Reduction (cooking)

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Stock being reduced in a pan

In cooking, reduction is the process of thickening and intensifying the flavor of a liquid mixture such as a soup, sauce, wine, or juice by simmering or boiling.[1]

Reduction is performed by simmering or boiling a liquid such as stock, fruit or vegetable juices, wine, vinegar, or a sauce until the desired volume is reached by evaporation. This is done without a lid, enabling the vapor to escape from the mixture. Different components of the liquid will evaporate at slightly different temperatures, and the goal of reduction is to drive away those with lowest points of evaporation. It thus can be seen as a form of distillation, capturing those components that have the highest boiling point.

While reduction does concentrate the flavors left in the pan, reducing too much will drive away all liquid in the sauce, leaving a "sticky, burnt coating" on your pan.[2]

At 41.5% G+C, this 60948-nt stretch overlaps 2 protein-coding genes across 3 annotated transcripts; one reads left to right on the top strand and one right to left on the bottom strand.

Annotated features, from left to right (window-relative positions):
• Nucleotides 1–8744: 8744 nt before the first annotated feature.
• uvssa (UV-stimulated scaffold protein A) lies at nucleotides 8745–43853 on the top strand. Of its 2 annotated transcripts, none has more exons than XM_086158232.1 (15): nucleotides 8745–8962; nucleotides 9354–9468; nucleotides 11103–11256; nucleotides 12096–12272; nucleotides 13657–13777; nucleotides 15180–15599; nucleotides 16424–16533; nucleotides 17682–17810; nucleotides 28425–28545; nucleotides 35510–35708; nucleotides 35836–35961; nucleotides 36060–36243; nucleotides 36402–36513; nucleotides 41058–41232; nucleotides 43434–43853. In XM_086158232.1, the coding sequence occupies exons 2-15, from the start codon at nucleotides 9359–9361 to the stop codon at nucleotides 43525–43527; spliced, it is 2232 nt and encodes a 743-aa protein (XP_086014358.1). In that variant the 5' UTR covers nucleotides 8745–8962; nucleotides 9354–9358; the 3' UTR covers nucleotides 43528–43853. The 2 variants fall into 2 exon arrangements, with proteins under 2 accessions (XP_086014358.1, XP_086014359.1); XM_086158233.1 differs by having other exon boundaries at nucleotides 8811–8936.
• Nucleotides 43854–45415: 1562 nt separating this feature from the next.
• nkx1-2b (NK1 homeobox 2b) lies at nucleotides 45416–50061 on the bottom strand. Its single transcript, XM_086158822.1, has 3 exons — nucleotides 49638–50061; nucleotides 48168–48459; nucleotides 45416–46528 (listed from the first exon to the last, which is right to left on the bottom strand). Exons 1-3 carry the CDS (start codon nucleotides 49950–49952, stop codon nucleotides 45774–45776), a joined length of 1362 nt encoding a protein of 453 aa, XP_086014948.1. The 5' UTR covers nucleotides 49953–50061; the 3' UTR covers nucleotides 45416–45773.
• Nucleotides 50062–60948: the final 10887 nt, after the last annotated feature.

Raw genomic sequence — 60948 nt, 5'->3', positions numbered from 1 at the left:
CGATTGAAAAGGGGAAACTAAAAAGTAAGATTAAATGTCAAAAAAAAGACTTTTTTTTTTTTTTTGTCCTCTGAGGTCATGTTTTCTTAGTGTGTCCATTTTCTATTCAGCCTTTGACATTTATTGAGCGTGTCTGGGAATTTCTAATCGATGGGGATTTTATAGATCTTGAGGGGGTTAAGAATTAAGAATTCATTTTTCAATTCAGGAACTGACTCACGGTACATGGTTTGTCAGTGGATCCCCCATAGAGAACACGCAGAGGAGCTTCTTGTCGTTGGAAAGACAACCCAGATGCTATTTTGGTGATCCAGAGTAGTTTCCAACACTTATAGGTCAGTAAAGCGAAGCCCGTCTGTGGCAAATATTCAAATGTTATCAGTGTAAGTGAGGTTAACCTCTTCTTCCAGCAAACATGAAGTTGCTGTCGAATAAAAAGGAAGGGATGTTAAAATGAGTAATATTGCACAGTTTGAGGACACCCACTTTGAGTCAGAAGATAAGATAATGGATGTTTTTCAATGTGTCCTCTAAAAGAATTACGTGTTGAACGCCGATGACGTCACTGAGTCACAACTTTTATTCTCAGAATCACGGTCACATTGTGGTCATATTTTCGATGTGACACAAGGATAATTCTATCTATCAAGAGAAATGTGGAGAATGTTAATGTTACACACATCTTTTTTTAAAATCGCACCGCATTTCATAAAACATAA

Common preparations involving reductions include:


  • Sauces from basic brown sauce to Béchamel sauce and even tomato sauce are simmered for long periods (from 1 to 10 hours) but not boiled. Simmering not only develops the maximum possible flavor, but also allows impurities to collect at the top and be skimmed off periodically as the sauce cooks. Boiling diffuses the impurities into the liquid and results in a bitter taste and unclear stock.[3]
  • See also Martha Holmberg, Modern Sauces (Chronicle Books, 2012), pages 199-205 and 236-38 (sauces that are simmered, not boiled). However, she also has recipes in which sauces are boiled, pages 241-42.
  • The importance of simmering sauces is illustrated also in America's Test Kitchen Cooking School Cookbook (America's Test Kitchen, 2013), page 232.
  • Broths are also simmered rather than boiled, and for the same reasons.[3](pp304-5)
  • This is true even though some cookbook authors unwisely use the term "boiling" as a general term that fails to recognize the harm of boiling in preparation of many reductions such as stocks, sauces, etc. See, e.g., Sharon Tyler Herbst and Ron Herbst, The New Food Lover’s Companion, 5th edition (Barron’s, 2013) page 627.


  1. ^ "Technique: Making a Sauce Reduction". The Kitchn. Retrieved May 29, 2015. 
  2. ^ Petrosky, Maureen C. "How To Make A Reduction". Food Republic. Retrieved May 29, 2015. 
  3. ^ a b The Culinary Institute of America (2011). The Professional Chef (9th ed.). Hoboken, New Jersey: John Wiley & Sons. pp. 268–70 (brown sauce), page 295 (Béchamel Sauce and Tomato Sauce). ISBN 978-0-470-42135-2. OCLC 707248142.